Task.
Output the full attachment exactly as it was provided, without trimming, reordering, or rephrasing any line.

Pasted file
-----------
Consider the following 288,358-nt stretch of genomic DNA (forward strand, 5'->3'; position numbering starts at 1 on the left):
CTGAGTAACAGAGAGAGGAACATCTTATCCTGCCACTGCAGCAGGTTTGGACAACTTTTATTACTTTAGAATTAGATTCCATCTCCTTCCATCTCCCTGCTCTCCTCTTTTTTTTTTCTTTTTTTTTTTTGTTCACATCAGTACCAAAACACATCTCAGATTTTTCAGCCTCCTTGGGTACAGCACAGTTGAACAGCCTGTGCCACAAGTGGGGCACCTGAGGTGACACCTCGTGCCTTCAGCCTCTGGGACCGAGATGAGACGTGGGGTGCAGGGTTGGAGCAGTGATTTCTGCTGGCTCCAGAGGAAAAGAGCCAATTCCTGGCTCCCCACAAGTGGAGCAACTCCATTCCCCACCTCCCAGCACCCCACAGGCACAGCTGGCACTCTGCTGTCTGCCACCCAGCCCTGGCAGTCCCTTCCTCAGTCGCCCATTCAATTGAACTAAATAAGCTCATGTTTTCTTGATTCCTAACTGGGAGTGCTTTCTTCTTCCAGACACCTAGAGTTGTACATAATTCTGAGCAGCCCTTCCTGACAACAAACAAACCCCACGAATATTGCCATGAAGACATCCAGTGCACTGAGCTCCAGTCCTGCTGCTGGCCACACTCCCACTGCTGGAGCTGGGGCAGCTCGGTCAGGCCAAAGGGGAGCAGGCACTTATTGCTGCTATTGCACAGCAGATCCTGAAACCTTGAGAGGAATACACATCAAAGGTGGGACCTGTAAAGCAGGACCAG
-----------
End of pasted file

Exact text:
Consider the following 288,358-nt stretch of genomic DNA (forward strand, 5'->3'; position numbering starts at 1 on the left):
CTGAGTAACAGAGAGAGGAACATCTTATCCTGCCACTGCAGCAGGTTTGGACAACTTTTATTACTTTAGAATTAGATTCCATCTCCTTCCATCTCCCTGCTCTCCTCTTTTTTTTTTCTTTTTTTTTTTTGTTCACATCAGTACCAAAACACATCTCAGATTTTTCAGCCTCCTTGGGTACAGCACAGTTGAACAGCCTGTGCCACAAGTGGGGCACCTGAGGTGACACCTCGTGCCTTCAGCCTCTGGGACCGAGATGAGACGTGGGGTGCAGGGTTGGAGCAGTGATTTCTGCTGGCTCCAGAGGAAAAGAGCCAATTCCTGGCTCCCCACAAGTGGAGCAACTCCATTCCCCACCTCCCAGCACCCCACAGGCACAGCTGGCACTCTGCTGTCTGCCACCCAGCCCTGGCAGTCCCTTCCTCAGTCGCCCATTCAATTGAACTAAATAAGCTCATGTTTTCTTGATTCCTAACTGGGAGTGCTTTCTTCTTCCAGACACCTAGAGTTGTACATAATTCTGAGCAGCCCTTCCTGACAACAAACAAACCCCACGAATATTGCCATGAAGACATCCAGTGCACTGAGCTCCAGTCCTGCTGCTGGCCACACTCCCACTGCTGGAGCTGGGGCAGCTCGGTCAGGCCAAAGGGGAGCAGGCACTTATTGCTGCTATTGCACAGCAGATCCTGAAACCTTGAGAGGAATACACATCAAAGGTGGGACCTGTAAAGCAGGACCAG